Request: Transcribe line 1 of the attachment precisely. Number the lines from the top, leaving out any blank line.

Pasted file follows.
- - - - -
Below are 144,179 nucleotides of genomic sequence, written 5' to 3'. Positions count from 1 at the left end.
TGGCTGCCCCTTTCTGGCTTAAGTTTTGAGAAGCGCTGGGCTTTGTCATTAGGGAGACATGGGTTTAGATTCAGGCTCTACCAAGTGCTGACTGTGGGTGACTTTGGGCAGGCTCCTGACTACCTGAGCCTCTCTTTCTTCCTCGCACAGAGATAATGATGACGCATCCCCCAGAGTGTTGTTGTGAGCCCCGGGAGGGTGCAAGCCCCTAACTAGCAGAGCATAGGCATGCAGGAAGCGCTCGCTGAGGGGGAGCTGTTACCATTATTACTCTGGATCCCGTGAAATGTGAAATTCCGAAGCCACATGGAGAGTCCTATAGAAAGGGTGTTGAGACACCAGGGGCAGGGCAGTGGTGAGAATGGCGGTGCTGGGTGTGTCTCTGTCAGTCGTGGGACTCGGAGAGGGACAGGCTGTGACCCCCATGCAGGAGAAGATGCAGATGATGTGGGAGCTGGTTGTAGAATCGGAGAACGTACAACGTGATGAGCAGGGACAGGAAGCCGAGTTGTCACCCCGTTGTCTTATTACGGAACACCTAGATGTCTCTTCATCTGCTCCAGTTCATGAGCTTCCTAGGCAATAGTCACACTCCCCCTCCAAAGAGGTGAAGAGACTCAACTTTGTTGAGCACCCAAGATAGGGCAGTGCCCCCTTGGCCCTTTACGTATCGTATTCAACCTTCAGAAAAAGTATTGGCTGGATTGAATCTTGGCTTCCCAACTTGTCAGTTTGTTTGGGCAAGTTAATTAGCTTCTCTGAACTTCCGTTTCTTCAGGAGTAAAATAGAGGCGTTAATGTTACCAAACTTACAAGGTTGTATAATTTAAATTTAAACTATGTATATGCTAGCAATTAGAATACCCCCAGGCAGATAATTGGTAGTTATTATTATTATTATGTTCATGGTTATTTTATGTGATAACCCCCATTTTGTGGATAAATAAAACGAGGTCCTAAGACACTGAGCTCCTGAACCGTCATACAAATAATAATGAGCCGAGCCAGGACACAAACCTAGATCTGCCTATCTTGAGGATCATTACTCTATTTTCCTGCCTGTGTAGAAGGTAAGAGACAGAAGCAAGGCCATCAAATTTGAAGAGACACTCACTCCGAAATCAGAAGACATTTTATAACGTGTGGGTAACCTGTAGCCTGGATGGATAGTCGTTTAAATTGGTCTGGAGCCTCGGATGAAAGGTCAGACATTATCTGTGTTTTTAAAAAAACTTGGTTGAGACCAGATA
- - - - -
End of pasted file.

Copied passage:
Below are 144,179 nucleotides of genomic sequence, written 5' to 3'. Positions count from 1 at the left end.